At this year’s Consumer Electronics Show (CES), its organizers and exhibitors finally seemed to value Boomer consumers. They recognize, of course, that Boomers are driving sales of the hottest products in their space: tablet computers and 3-D televisions. They also see that Boomer spending on health devices represents the best way for the $200 billion consumer electronics industry to capture a slice of the $2.6 trillion healthcare industry.
But what surprised me most at this year’s CES was hearing an organization that has long acknowledged the value of Boomer consumers – AARP – actually reveal that it’s starting to listen to them, too.
At the opening of the Silvers Summit (a CES sub-conference focused on aging consumers), MSNBC anchor Alex Witt interviewed Emilio Pardo, AARP chief brand officer. Witt, a Boomer herself, showed natural sensitivity to the needs and interests of other women like her.
Pardo shared the results of recent AARP research evidencing a desire to understand these women, too. Some of what he said sounded familiar.
Boomers and their Children: a New World
Pardo described how Boomers are now having multi-generational conversations with their friends and family members of all ages, and are no longer isolated (as their parents were) with their equally isolated peers. I’ve written recently about evidence that there is no longer a generation gap between Baby Boomer women and their children; as a result, Boomer moms assert an influence over their children unseen in earlier generations. If you hold onto stereotypes that apply to parents older than 65, you won’t engage parents aged 50 to 65, men and women who meet their children daily on Facebook or Skype.
50-70: A New Lifestage
Pardo also shared a graph revealing that Boomers now find themselves in a new lifestage, one between the late 40s and the late 60s that simply didn’t exist before. The path of learning and discovering continues well past the stage when it ended for their parents. Boomer women have been telling us for many years that they inhabit a lifestage all its own. Marketing guru Marti Barletta was the first person to explain to me, at least five years ago, that the longevity revolution didn’t add 20 years to the end of life; it added 20 years to the middle of life. Our own 2009 white paper (based on a survey of 1,000 Boomer women) confirmed that this is exactly how women perceive it. I’m glad the AARP noticed.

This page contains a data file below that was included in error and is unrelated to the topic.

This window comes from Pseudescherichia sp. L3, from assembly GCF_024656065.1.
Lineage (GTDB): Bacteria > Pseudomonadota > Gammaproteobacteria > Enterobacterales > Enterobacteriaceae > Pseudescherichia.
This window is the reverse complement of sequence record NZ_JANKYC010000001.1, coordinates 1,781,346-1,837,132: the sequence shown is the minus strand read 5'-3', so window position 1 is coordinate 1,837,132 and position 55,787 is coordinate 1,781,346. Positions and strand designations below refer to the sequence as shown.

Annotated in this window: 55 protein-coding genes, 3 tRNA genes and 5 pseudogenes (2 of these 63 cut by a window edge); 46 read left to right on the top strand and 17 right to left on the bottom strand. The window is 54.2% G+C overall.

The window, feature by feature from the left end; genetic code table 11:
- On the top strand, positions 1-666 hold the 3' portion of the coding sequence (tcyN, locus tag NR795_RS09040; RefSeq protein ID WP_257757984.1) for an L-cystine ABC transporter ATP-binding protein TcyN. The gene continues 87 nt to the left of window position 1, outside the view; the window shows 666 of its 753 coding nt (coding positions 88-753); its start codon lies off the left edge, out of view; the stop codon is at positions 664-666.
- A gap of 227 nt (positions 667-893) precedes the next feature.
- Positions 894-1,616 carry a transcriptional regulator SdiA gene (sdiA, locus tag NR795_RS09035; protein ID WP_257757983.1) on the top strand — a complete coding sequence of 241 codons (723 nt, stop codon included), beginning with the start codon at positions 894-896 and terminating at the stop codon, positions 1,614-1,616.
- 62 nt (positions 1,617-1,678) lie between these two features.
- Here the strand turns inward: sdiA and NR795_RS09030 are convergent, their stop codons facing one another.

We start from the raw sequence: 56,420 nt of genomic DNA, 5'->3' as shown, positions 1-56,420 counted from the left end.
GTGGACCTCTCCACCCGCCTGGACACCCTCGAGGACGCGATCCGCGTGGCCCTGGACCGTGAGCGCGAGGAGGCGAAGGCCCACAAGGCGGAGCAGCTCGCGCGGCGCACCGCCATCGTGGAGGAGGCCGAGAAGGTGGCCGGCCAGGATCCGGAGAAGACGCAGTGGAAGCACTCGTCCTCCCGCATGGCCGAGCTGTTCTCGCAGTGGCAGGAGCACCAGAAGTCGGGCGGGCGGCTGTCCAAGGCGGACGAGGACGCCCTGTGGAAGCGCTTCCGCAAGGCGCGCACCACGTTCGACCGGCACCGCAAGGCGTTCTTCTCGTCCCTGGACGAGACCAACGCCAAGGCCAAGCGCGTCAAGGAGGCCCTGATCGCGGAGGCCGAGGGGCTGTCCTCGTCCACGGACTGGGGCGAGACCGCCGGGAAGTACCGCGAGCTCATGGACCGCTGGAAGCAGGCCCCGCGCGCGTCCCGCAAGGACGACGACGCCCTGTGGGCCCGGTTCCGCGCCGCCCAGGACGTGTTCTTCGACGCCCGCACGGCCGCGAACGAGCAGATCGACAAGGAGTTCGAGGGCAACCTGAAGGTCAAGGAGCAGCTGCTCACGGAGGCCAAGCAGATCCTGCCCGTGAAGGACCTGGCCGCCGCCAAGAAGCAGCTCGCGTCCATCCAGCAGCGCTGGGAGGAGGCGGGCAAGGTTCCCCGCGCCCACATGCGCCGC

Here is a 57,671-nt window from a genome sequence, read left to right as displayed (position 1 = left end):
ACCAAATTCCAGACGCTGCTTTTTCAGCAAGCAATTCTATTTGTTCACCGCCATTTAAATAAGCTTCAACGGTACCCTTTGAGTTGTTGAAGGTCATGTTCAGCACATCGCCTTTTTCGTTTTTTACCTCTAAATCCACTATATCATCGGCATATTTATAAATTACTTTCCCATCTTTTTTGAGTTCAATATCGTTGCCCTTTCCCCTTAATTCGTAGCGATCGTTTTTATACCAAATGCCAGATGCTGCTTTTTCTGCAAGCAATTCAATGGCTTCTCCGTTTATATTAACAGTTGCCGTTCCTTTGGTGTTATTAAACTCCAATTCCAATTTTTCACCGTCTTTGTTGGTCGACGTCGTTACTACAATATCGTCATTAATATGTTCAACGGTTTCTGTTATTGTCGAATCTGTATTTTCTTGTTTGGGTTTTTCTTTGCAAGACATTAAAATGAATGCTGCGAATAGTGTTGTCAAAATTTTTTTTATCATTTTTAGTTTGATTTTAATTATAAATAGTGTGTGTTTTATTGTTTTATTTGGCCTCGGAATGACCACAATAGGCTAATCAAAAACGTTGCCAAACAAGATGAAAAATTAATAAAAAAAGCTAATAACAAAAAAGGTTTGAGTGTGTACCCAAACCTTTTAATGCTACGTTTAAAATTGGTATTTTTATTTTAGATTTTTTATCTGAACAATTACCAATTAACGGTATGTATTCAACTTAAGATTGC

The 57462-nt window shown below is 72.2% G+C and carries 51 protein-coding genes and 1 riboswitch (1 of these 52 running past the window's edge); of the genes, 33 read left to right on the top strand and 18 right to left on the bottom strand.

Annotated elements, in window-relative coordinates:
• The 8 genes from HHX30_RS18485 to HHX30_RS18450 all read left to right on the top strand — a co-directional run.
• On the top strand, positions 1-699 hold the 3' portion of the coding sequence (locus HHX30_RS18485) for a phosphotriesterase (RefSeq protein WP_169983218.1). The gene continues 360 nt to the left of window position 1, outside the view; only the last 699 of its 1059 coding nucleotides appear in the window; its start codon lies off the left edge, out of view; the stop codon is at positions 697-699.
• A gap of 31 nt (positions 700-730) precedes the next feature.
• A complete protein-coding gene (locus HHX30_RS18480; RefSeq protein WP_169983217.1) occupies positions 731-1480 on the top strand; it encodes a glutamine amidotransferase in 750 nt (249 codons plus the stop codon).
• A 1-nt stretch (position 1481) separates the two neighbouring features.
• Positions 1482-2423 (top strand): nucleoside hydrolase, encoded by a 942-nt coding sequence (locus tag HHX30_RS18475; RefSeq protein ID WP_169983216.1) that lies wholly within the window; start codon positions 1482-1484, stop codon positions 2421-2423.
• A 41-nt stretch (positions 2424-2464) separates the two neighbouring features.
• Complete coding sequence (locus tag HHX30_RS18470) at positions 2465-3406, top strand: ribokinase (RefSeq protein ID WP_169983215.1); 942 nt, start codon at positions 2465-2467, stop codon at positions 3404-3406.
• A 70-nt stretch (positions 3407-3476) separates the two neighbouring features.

New Language of Aging?
Pardo also said that AARP’s research has identified a “new language of aging.” We’ve seen real Boomers using that language since we launched our site in 2008. And, as early as 2004, the Harvard School of Public Health (together with the MetLife Foundation) wrote, in a report called “Reinventing Aging,” that “the current language of aging is obsolete and may be an impediment to change. New language, imagery, and stories are needed to help Boomers and the general public re-envision the role and value of elders and the meaning and purpose of one’s later years.” Eight years later, I’m glad the AARP agrees.
The AARP has come a long way in recognizing that the Boomers they target are fundamentally different than the seniors they have known for so long. But they do have one remaining hurdle. Pardo didn’t mention it, but there’s another word that Boomer women (and Boomers of both genders) don’t want to hear, as I’ve written before and, unfortunately, it’s a word in the AARP’s own name: “retirement.”